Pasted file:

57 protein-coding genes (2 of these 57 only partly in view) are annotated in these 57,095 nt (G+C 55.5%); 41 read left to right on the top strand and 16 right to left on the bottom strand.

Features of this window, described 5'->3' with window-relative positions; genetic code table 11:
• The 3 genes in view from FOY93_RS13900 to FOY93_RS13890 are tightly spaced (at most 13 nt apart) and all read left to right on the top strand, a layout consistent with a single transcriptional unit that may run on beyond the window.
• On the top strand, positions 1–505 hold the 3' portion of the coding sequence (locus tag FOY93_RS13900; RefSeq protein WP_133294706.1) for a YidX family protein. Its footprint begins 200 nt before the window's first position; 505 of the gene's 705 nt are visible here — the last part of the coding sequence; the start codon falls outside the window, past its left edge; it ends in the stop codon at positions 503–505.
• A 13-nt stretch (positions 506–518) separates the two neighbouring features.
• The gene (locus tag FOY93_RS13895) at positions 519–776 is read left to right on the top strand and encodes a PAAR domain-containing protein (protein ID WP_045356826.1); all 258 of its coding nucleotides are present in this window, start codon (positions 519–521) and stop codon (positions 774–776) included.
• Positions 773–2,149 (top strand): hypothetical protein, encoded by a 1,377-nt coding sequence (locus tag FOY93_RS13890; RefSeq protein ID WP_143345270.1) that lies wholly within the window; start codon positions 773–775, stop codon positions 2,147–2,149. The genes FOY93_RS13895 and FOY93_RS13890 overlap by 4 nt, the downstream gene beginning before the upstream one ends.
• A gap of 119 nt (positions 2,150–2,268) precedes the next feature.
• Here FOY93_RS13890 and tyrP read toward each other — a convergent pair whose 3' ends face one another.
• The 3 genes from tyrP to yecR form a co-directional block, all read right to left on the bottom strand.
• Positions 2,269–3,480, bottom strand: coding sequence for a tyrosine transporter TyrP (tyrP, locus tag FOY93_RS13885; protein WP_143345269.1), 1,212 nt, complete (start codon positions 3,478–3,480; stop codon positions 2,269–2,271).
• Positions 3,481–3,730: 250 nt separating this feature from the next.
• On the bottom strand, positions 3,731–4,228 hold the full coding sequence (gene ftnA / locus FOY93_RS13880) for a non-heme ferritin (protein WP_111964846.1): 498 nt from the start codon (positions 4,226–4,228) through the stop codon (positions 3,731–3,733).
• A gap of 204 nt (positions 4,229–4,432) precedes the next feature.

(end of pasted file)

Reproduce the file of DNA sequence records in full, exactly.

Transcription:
57 protein-coding genes (2 of these 57 only partly in view) are annotated in these 57,095 nt (G+C 55.5%); 41 read left to right on the top strand and 16 right to left on the bottom strand.

Features of this window, described 5'->3' with window-relative positions; genetic code table 11:
• The 3 genes in view from FOY93_RS13900 to FOY93_RS13890 are tightly spaced (at most 13 nt apart) and all read left to right on the top strand, a layout consistent with a single transcriptional unit that may run on beyond the window.
• On the top strand, positions 1–505 hold the 3' portion of the coding sequence (locus tag FOY93_RS13900; RefSeq protein WP_133294706.1) for a YidX family protein. Its footprint begins 200 nt before the window's first position; 505 of the gene's 705 nt are visible here — the last part of the coding sequence; the start codon falls outside the window, past its left edge; it ends in the stop codon at positions 503–505.
• A 13-nt stretch (positions 506–518) separates the two neighbouring features.
• The gene (locus tag FOY93_RS13895) at positions 519–776 is read left to right on the top strand and encodes a PAAR domain-containing protein (protein ID WP_045356826.1); all 258 of its coding nucleotides are present in this window, start codon (positions 519–521) and stop codon (positions 774–776) included.
• Positions 773–2,149 (top strand): hypothetical protein, encoded by a 1,377-nt coding sequence (locus tag FOY93_RS13890; RefSeq protein ID WP_143345270.1) that lies wholly within the window; start codon positions 773–775, stop codon positions 2,147–2,149. The genes FOY93_RS13895 and FOY93_RS13890 overlap by 4 nt, the downstream gene beginning before the upstream one ends.
• A gap of 119 nt (positions 2,150–2,268) precedes the next feature.
• Here FOY93_RS13890 and tyrP read toward each other — a convergent pair whose 3' ends face one another.
• The 3 genes from tyrP to yecR form a co-directional block, all read right to left on the bottom strand.
• Positions 2,269–3,480, bottom strand: coding sequence for a tyrosine transporter TyrP (tyrP, locus tag FOY93_RS13885; protein WP_143345269.1), 1,212 nt, complete (start codon positions 3,478–3,480; stop codon positions 2,269–2,271).
• Positions 3,481–3,730: 250 nt separating this feature from the next.
• On the bottom strand, positions 3,731–4,228 hold the full coding sequence (gene ftnA / locus FOY93_RS13880) for a non-heme ferritin (protein WP_111964846.1): 498 nt from the start codon (positions 4,226–4,228) through the stop codon (positions 3,731–3,733).
• A gap of 204 nt (positions 4,229–4,432) precedes the next feature.